The project is particularly close to Liman, as his father, Arthur Liman, was appointed to investigate what exactly happened in cell block Z, where the most hardened criminals were kept and where the riot that killed 39 people, mostly guards, began.
"This is how our guide put it: when you f--- up you go to prison, when you f---- up in prison they send you to Attica, and when you f--- up in Attica, they send you to cell block z," Liman recounted from his recent tour.
Though Arthur Liman made it very clear that he was on a fact-finding mission, and wasn't there gathering evidence for a prosecution, inmates were understandably wary of the young lawyer, none eager to see murder charges added to the time they were already serving.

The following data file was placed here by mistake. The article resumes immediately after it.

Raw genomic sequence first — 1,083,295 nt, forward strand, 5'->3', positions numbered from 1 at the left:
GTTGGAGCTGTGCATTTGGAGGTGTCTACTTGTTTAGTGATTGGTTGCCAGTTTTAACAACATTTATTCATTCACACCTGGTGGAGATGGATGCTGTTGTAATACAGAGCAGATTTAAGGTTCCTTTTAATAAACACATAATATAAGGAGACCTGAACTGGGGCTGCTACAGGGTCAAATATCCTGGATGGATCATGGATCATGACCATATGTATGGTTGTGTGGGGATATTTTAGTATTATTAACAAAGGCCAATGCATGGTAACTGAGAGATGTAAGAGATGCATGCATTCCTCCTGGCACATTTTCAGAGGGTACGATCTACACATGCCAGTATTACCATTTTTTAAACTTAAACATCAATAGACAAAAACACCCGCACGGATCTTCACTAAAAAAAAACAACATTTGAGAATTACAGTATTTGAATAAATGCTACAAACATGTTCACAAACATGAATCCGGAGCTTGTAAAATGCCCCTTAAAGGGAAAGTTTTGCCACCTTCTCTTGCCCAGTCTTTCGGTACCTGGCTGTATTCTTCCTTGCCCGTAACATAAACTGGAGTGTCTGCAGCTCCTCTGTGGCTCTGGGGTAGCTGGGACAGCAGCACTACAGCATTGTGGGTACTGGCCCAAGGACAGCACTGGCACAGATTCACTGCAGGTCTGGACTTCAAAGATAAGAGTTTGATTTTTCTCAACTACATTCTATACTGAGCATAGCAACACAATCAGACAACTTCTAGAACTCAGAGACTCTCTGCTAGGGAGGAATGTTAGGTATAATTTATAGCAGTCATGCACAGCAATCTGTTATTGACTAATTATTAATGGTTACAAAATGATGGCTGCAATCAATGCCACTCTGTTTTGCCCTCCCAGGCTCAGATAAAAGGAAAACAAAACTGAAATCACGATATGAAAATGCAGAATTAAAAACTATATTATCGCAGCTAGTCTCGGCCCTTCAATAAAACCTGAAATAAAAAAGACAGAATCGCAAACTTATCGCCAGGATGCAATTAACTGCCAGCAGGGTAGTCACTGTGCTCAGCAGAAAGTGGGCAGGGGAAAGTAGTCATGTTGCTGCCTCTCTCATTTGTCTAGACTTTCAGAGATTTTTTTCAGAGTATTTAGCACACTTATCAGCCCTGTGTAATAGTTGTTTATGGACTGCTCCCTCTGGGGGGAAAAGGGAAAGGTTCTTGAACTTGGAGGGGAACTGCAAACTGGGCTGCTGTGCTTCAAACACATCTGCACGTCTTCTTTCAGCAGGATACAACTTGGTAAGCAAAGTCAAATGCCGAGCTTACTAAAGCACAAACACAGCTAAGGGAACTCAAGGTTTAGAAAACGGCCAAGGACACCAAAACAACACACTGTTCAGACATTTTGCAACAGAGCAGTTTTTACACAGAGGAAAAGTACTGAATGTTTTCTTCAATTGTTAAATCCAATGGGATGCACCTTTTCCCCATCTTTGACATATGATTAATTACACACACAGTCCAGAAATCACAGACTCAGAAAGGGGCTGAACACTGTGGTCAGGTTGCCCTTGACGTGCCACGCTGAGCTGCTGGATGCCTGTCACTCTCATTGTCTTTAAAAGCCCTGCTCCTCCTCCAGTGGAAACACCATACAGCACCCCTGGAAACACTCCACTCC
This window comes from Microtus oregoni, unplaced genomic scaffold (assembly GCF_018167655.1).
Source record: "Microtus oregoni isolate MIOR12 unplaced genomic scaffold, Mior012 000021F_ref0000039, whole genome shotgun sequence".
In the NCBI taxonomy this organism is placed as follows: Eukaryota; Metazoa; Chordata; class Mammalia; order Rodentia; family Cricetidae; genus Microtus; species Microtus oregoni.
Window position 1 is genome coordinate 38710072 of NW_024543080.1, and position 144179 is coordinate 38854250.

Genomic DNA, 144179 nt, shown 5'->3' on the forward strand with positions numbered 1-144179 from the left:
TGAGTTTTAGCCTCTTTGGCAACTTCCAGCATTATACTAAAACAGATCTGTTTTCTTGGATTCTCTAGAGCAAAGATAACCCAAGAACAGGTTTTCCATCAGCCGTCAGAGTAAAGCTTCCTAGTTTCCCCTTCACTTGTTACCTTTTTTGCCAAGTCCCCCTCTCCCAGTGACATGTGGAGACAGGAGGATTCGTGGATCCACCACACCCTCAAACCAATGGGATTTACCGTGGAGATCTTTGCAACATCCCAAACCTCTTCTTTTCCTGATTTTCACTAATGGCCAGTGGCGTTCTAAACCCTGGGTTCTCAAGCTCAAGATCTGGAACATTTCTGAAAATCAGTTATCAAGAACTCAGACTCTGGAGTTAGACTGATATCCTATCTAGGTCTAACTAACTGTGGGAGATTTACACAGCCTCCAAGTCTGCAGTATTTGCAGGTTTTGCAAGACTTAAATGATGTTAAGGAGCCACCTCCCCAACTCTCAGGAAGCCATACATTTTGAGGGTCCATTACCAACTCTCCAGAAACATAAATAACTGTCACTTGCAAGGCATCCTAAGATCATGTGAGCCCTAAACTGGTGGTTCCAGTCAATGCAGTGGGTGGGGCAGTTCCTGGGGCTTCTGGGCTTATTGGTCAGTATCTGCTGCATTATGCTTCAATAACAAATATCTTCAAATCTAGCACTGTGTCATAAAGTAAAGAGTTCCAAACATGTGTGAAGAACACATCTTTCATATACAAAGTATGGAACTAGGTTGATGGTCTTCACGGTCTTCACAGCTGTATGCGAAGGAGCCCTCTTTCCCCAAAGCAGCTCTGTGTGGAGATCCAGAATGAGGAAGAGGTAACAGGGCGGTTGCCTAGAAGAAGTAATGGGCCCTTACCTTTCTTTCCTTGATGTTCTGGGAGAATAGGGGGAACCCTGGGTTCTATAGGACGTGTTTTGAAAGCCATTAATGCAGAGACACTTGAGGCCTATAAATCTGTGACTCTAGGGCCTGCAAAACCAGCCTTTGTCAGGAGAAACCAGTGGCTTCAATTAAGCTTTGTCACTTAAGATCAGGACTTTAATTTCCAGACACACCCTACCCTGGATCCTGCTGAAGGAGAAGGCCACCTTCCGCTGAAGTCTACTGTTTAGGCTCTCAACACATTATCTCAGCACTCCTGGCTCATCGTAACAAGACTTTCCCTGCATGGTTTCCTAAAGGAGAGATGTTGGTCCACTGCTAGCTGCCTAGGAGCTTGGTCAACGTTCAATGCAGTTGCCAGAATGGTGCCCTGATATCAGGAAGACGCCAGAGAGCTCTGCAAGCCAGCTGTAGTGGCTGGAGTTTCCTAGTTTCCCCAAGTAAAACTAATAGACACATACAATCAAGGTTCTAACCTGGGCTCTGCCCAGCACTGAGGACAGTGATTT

Attica is a fascinating moment in America history, and inspired a classic scene from "Dog Day Afternoon." When Liman's on his game ("Swingers," "Bourne Identity") he's as good as anyone, and Fletcher has only one screenwriting credit, but it's a doozy. We'll be keeping an eye on this one.
Toward the end of his visit to Attica, Liman found himself standing a foot from Mark David Chapman, who he says gave him a hello that in one moment managed to convey, “Yes it's me, the famous killer of John Lennon, you’ve seen me, you’ll have a great story to tell your friends, now f--- off and leave me in peace” all in one gesture and one hello."